Post # 1
…that’s/who’s not so strict about cohabitation?
I’m catholic but SO’s not. 3 years ago I and SO got married by court and also got married in my SO’s religion. The reason was we didn’t have the time nor money at that time and SO’s religion is very easy going and no preperation required(compared to Catholicim). Both families just met up for a weekend and we got married.
My side of the family has always hoped for a real wedding and for the marriage to be recognized by the church and we are planning to do that next year.
The problem is the priest in the church I go to is pretty strict about the cohabitation and said we should live seperately till the wedding, or sleep in different rooms. Although we are legally married and married in my SO’s religion the church does not recognize that.
I’m catholic so I think it’s worth it. However, it’s really hard to get my SO on board with this since for him we are already married not just BF/GF living together, and he doesn’t like to be treated as he’s doing something “wrong”. I could probably insist and push it through but it will be really stressful for us up until the wedding.
Are there any churches in NYC that “don’t ask don’t tell” or is not that strict regarding cohabitation? Any advise is appreciated!
Post # 3
As I understand it, what you’re seeking is a convalidation, which takes your legal marriage a step further and binds it in the sacrament of marriage. The reason your priest is asking you to live separately until the ceremony is because in the eyes of the Catholic church you’re not married yet and are therefore not supposed to be having any relations, and the vast majority of people (and priests) assume that if you’re cohabitating then you’re having relations too.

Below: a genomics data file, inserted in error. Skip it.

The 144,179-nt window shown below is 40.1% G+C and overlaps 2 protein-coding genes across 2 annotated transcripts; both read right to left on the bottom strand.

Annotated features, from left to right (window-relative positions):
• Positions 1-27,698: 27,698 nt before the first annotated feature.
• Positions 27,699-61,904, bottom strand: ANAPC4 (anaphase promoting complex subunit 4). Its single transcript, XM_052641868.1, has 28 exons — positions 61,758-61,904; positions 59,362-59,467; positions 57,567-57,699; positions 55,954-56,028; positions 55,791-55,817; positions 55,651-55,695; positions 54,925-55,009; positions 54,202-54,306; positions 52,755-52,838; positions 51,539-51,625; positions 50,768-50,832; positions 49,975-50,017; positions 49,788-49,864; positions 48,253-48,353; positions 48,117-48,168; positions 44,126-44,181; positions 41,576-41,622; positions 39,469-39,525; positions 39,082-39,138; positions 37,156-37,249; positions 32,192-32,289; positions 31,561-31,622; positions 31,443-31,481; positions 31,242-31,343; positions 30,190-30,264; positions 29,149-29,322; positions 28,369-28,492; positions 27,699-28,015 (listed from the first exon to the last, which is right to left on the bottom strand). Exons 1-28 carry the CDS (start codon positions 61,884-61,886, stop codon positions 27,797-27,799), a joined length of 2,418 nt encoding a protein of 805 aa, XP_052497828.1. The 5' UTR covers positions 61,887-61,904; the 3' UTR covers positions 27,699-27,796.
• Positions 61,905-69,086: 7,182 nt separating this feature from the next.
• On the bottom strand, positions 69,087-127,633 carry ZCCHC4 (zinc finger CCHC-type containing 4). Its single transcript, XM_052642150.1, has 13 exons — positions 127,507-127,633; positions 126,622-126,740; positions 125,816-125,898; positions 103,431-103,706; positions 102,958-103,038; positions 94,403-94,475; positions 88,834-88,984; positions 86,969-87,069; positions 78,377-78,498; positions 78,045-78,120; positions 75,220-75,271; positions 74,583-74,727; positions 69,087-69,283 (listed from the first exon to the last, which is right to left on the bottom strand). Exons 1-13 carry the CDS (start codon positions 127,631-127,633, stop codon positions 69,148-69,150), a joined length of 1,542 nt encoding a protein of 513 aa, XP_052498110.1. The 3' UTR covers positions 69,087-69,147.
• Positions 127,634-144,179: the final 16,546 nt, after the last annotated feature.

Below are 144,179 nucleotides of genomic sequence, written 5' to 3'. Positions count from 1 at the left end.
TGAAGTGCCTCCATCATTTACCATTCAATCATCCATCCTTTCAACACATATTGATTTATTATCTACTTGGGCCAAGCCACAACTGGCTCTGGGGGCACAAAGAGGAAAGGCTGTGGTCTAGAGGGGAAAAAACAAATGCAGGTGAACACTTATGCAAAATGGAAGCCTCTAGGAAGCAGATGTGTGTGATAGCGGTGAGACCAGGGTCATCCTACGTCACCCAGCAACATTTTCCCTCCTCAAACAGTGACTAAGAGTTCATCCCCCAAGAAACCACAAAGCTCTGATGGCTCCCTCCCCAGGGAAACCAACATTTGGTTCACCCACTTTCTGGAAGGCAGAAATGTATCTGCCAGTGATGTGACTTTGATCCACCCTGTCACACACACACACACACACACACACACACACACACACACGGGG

I know that the church cannot prevent two people from marrying for any reason, but I’m not sure if the same applies to convalidation. It might be a good idea to get in contact with your bishop for some questions and answers regarding the process, and to determine if convalidation requires that you live separately or just requests it. I’m guessing if you have a good reason to cohabitate (such as already having a child together or financial hardship) they might give you some slack if you promise not to have relations and then go to confession before the ceremony.
Sorry I can’t be more help than that!
Post # 4
Our priest (in Brooklyn) didn’t even ask that. I am sure there are a ton of places in and around the city where you can find a priest that is not too strict. But, I also wouldn’t bring it up if you aren’t asked.
Post # 5
Thank you both for your advise!
I realized that I would have to actively ask around, and contacted a few priests in NY. We met one that is relatively flexible and open to this matter (I’m not saying he encourages it, but he didn’t make it a big problem either), we’re supposed to get our first interview soon. I’m a bit nervous and hope finally this is the one!
Post # 6
I think the key will be in your language as well. Tell the churches/priests that you are already married and seeking convalidation within the church.
Post # 7
@KLP2010: I agree! The first priest I met I was a bit unprepared and he answered my question for me.
Priest: “Have either of you been married before?”
Me:”Actually we are already married but just not in a Catholic church”
Oops wrong answer! Next time I’m starting my conversation with convalidation 🙂